Michigan's working families know they are in the fight of their lives. The state's Republican legislature is introducing bill after bill that curtails workers' right to bargain collectively.
Romney's statement, in a written response to an FOP questionnaire, is in line with his attempt, as Massachusetts governor, to strip Fire Fighters and police officers throughout the state of their collective bargaining rights.
Given the hyper-partisan climate in Michigan's state capitol, this shouldn't surprise anyone.
In a speech in Homestead, Pa., Leo Gerard, president of the United Steelworkers, declared that corporate money in politics threatens to overwhelm the voice of labor unions.
"Working families who built Michigan's middle class now want to rebuild it," Teamsters President James Hoffa said.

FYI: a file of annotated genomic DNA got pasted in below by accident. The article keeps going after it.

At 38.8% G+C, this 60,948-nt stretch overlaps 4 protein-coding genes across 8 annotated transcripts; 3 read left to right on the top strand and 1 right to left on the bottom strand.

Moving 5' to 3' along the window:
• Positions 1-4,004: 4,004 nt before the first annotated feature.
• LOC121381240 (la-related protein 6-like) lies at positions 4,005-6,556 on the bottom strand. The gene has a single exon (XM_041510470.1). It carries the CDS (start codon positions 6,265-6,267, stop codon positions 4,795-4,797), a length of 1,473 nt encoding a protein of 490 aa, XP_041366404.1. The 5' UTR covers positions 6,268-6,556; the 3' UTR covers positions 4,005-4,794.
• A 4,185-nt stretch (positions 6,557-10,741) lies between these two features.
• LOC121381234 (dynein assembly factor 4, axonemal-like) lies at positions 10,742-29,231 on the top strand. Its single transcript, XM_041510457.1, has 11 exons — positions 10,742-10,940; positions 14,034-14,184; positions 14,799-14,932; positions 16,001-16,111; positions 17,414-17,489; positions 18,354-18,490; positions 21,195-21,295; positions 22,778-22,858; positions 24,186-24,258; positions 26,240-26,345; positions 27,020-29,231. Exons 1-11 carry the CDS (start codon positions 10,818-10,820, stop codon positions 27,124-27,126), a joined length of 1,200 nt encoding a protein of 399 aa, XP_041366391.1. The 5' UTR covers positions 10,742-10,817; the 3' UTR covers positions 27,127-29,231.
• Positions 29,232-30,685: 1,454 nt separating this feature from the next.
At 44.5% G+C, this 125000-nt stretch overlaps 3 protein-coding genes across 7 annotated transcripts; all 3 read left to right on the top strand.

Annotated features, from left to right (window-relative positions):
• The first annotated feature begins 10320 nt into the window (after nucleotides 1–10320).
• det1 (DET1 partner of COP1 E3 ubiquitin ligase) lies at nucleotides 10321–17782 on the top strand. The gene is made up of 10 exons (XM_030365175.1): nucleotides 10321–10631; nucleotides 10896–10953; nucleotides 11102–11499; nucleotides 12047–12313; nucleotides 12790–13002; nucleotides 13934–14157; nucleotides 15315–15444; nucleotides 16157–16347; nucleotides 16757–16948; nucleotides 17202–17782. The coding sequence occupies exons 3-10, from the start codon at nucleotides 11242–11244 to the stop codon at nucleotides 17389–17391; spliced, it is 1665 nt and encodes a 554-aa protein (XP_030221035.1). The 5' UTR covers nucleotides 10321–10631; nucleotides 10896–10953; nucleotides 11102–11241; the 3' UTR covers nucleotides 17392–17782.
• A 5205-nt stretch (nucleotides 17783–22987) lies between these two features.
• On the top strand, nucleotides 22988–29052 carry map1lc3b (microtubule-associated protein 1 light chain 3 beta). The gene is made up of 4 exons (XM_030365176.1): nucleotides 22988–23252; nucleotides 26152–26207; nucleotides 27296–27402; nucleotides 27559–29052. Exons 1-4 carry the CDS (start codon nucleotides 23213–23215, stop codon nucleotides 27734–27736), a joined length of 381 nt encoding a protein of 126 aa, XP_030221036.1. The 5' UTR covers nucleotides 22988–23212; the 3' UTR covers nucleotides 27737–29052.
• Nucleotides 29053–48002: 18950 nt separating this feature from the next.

The initiative is a bold proposal to add an amendment to the Michigan constitution guaranteeing the right of every worker to collectively bargain.
The Hyatt hotel chain seems determined to continue an attack on housekeepers that it began more than a year ago when it fired veteran employees in Boston and replaced them with lower paid temporary workers.
Wisconsin's union busting governor Scott Walker came to Chicago last week and labor, community and Occupy Chicago reminded him the Windy City is a union town.
Hundreds rallied on the courthouse lawn in Newark, Ohio, on Oct. 30, "Solidarity Day," calling for repeal of Ohio's union-busting SB 5 law.
Thousands of union members overflowed the Illinois Statehouse to defend their pensions and collective bargaining rights.